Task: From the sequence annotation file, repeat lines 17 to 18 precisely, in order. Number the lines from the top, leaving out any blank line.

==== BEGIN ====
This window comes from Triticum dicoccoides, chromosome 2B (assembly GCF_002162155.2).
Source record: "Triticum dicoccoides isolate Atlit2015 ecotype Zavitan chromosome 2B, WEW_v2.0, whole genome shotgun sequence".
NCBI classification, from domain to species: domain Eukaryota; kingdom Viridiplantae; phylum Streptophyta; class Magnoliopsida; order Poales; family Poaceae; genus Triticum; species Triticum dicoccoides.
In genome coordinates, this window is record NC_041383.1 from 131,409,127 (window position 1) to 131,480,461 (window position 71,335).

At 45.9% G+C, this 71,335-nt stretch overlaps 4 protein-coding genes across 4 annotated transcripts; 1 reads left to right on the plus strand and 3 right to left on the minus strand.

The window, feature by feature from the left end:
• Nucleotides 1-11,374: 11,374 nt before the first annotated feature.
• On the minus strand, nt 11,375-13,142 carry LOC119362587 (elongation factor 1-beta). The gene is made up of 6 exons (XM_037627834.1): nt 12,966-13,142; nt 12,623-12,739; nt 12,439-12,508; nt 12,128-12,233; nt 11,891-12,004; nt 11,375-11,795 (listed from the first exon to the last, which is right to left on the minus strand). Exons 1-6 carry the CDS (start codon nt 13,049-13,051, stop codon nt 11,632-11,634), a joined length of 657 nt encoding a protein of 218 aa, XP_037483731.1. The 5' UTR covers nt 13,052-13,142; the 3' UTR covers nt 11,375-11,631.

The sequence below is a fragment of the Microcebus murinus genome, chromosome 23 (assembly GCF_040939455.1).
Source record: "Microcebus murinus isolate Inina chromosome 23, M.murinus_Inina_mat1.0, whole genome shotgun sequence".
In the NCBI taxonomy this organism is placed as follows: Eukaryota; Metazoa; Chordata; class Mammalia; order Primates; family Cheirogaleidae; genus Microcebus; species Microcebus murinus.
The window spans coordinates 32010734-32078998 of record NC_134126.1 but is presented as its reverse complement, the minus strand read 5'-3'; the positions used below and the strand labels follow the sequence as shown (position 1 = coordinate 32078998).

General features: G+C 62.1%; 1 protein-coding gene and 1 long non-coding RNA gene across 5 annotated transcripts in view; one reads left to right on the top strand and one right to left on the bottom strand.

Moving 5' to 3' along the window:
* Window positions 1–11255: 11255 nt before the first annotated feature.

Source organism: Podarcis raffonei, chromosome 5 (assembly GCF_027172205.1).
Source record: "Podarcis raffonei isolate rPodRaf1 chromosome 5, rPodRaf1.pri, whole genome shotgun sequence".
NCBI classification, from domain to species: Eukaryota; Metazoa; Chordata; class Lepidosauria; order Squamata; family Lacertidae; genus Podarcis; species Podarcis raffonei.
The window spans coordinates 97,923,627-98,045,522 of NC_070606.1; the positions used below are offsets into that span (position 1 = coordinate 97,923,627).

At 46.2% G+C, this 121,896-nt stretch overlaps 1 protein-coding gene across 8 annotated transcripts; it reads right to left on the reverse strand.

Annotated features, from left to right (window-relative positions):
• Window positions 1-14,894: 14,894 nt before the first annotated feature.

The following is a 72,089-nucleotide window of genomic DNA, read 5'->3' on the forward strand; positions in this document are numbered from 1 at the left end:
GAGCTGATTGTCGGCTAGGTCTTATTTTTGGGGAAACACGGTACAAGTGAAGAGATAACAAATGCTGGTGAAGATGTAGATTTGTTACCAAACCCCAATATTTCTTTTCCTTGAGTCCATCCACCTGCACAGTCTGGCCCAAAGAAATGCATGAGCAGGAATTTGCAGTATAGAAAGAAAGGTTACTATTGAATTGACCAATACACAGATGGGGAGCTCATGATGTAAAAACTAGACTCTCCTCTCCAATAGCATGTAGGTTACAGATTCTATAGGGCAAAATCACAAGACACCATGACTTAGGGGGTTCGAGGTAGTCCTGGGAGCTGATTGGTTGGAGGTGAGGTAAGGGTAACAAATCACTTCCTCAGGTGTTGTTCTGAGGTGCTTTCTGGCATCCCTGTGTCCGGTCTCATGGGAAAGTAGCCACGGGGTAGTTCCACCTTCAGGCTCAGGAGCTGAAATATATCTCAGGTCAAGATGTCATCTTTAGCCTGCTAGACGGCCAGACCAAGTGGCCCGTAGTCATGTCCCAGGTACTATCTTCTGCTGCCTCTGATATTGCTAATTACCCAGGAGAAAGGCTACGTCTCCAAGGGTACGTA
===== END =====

Source record: "Podarcis raffonei isolate rPodRaf1 chromosome 5, rPodRaf1.pri, whole genome shotgun sequence".
NCBI classification, from domain to species: Eukaryota; Metazoa; Chordata; class Lepidosauria; order Squamata; family Lacertidae; genus Podarcis; species Podarcis raffonei.